Tuesday, November 25, 2014

Rook-Pawn endgames: Four vs Three

Miss our old friend? Well then, welcome back to another episode of rook endgames (:

Previously we left off in a Rook + Three pawns vs Rook + Two position. Today, we will wrap this up by extending to a Four vs Three:

A common position

Anyone with sufficient tournament experience would have encountered positions this several times in their career. Here, the stronger side (White in this case) wants to use his pawns to grab as much space as possible, creating the "squeeze" position we've investigated in the Three vs Two case (see http://nushsblackknights.blogspot.sg/2014/10/rook-pawn-endgames-three-vs-two-part-1.html). Thus, White to play will not hesitate to play 1. g4! to stop ... h5 and ... f5 (which would destroy Black's pawn structure after the exchange) and gain space in the middle with Kg3, h4 and f4. While Black still has drawing chances, his defensive task will become very difficult.

For the defender, his goal will be to prevent this horrific "squeeze" from occuring. As such, he must deny the opponent space in the centre with the same set of guidelines we've been using: Keep the rook active, and go for pawn exchanges that do not severely weaken the pawn structure. Going by this he should be able to safely trade to a Three vs Two, then a Two vs One, and finally a Philidor/Inverse Philidor position.


1... h5!

Stops White from playing 2. g4; now 2. h3 followed by 3. g4 will lead to a pawn trade favourable for Black.

2. h3 Rc2

Keeping the rook on the b-file continues to tie White's king to the f2 pawn.

3. g4 hxg4

One down, two more to go.

4. hxg4 g5

Now any advance of the f pawn will lead to another exchange.

5. Rb3

Or 5. Kg3 Rc3 where Black's active rook continues to annoy White.

5... f6
6. Kg3

6. Rb7+ Kg6 doesn't get White anywhere

6... Kg6
7. f4 gxf4+
8. exf4 (D)

Position after 8. exf4

Recapturing with the e-pawn gives White the best winning chances; 8. Kxf4? creates split pawns that offers no hope of victory (e.g. 8... Rf2+). Now we have a Two vs One position.

8... Rc1
9. Rb7

Preparing to push the f-pawn; the immediate 9. f5+ Kg5 gives White no progress.

9. Rb6 is an interesting alternative and Black must be careful of the pin here: 9... Kf7 (9... Rg1+ 10. Kf3 Rf1+ 11. Ke3 and Black must be careful not to play 11... Rg1? because White wins by exploiting the pin after 12. g5!)10. g5 fxg5 11. fxg5 and he should be able to hold out the resulting Philidor Position.

9... Rg1+
10. Kh3

10. Kf3 Rf1+ 11. Ke3 and Black can safely play 11... Rg1 here because there's no pin now!

10... Rh1+
11. Kg2 Ra1

Threatening to cut off White's king by 12... Ra3

12. f5+ Kg5
13. Rg7+ Kf4 (D)
1/2-1/2

Draw

...

From the above example we can see that pawn exchanges usually do not help the stronger side. So to repeat my point, his main hope for a win lies in gaining space in the centre with his pawns, something which the weaker side must prevent. We will take a look at another example:

Another typical position

Once again, White to play would go for the space gaining 1. e4! , discouraging 1... f5 and preparing for the "squeeze". While Black can still draw here with 1... Ra3 (fencing off White's king), his defensive task here will not be easy.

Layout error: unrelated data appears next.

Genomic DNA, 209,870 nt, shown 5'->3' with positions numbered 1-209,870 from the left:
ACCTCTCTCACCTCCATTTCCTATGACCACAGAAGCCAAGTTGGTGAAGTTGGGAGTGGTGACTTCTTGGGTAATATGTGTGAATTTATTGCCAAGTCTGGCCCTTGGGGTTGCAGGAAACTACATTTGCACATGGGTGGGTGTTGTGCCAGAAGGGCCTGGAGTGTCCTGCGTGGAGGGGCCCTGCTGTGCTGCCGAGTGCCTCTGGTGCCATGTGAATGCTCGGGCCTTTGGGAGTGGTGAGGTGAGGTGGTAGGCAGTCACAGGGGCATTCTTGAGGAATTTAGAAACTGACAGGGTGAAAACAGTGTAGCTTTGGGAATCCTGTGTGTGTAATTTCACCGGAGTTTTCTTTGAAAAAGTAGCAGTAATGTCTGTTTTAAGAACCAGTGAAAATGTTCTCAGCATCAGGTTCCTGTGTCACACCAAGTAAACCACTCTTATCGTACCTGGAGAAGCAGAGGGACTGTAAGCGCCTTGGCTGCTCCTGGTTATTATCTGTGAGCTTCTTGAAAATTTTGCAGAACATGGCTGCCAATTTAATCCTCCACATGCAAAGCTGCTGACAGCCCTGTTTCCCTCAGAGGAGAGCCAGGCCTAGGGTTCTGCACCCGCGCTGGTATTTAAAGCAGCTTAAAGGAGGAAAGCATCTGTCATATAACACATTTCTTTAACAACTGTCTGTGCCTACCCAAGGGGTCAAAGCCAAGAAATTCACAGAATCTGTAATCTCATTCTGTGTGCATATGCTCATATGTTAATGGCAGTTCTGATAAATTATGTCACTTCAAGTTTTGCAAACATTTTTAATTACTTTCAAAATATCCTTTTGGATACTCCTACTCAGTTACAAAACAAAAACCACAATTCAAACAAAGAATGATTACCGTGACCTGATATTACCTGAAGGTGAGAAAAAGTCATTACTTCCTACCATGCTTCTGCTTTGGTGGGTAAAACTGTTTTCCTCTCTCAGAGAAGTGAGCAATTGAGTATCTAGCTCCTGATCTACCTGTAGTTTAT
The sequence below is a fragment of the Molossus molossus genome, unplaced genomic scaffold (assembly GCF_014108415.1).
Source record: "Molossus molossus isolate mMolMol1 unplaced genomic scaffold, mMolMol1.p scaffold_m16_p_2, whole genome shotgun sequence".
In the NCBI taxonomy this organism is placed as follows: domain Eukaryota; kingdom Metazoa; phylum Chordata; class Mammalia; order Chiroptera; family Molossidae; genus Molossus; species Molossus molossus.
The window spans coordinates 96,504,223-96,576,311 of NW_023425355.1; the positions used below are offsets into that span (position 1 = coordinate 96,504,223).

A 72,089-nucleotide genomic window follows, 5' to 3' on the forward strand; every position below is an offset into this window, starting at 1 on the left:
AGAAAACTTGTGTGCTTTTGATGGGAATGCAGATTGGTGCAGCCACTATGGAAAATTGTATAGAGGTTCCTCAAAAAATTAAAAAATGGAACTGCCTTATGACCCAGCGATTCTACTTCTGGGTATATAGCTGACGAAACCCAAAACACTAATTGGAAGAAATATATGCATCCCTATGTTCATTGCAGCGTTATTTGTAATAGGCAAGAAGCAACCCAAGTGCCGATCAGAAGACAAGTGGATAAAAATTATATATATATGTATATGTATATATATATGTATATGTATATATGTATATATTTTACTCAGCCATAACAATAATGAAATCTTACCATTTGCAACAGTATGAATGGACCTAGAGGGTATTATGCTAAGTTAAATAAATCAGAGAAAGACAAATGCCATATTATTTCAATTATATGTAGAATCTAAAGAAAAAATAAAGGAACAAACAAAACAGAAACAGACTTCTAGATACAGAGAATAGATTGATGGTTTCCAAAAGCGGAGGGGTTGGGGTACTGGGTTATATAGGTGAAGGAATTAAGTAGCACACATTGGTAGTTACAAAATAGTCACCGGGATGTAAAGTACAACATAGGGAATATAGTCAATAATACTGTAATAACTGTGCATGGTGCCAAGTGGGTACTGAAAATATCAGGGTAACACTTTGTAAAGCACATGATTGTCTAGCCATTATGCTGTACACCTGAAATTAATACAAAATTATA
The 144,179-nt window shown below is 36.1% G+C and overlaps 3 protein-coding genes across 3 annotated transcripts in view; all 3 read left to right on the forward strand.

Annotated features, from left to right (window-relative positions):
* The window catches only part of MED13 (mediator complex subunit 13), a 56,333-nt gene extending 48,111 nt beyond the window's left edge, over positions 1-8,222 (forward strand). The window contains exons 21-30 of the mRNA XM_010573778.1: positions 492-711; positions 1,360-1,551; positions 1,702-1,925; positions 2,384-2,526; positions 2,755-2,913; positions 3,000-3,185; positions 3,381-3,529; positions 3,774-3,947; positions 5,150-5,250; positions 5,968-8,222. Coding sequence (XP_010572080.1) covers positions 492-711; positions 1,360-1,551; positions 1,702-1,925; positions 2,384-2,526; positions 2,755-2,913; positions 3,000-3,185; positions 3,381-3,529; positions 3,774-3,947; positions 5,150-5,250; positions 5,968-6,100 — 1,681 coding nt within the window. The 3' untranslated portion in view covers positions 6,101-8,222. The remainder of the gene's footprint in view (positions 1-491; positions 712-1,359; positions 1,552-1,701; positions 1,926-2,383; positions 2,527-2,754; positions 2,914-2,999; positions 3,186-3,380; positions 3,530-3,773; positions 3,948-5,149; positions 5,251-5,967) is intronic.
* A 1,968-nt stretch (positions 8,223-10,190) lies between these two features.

That said, Black to move is simple: 1... f5! ensures that White will not be able to gain sufficient space in the centre.


1... f5!
2. Kf3 Rc2

Black is happy to keep his rook active on the 2nd rank.

3. Kf4

White has to go all in, otherwise Black will continue shuffling his rook on the 2nd rank.

3... Rxf2+
4. Kg5 Rg2
5. Kxg6 Rxg3+
6. Kxf5 Rxe3
1/2-1/2

After all the pawns fall both sides can call it a day.

...

Note that at this stage, I no longer emphasize on memorization of positions as compared to the past; ideas like the Lucena, Philidor and Vancura positions should already be firmly embedded in memory. Thus in complicated rook-pawn endgames, all it takes is a few simple guidelines and a consultation of your endgame "database" (your memory!) to chart your way through seemingly complex waters. Remember: It's about concept, not memorization!

That said, let us recap the pointers to look out for in a rook-pawn endgame where pawns are on one side of the board. When the stronger side is one pawn up, his task is to:

  • Use his pawns to gain central space so as to cramp up his opponent
  • Avoid pawn exchanges until he gets a dominating position
  • Try to get a passed pawn
  • Create a winning king-pawn endgame/Lucena Position

For the weaker side, he can prevent this using the following:

  • Avoid trading rooks unless it creates a drawish pawn endgame
  • Keep his own rook active by using it to tie down the enemy king
  • Deny the opponent's pawns any central space with his own pawn pushes
  • Put his king in front of the enemy pawns (to prepare for an upcoming Philidor/Inverse Philidor)

If that's too much for you to remember... then just take note (nope, not making any references here): Active play good, passive play bad!

Two vs One: http://nushsblackknights.blogspot.com/2014/09/rook-pawn-endgames-two-vs-one.html
Three vs Two (Part 1): http://nushsblackknights.blogspot.com/2014/10/rook-pawn-endgames-three-vs-two-part-1.html
Three vs Two (Part 2): http://nushsblackknights.blogspot.com/2014/10/rook-pawn-endgames-three-vs-two-part-2.html

Sources:
"Silman's Complete Endgame Course" by Jeremy Silman

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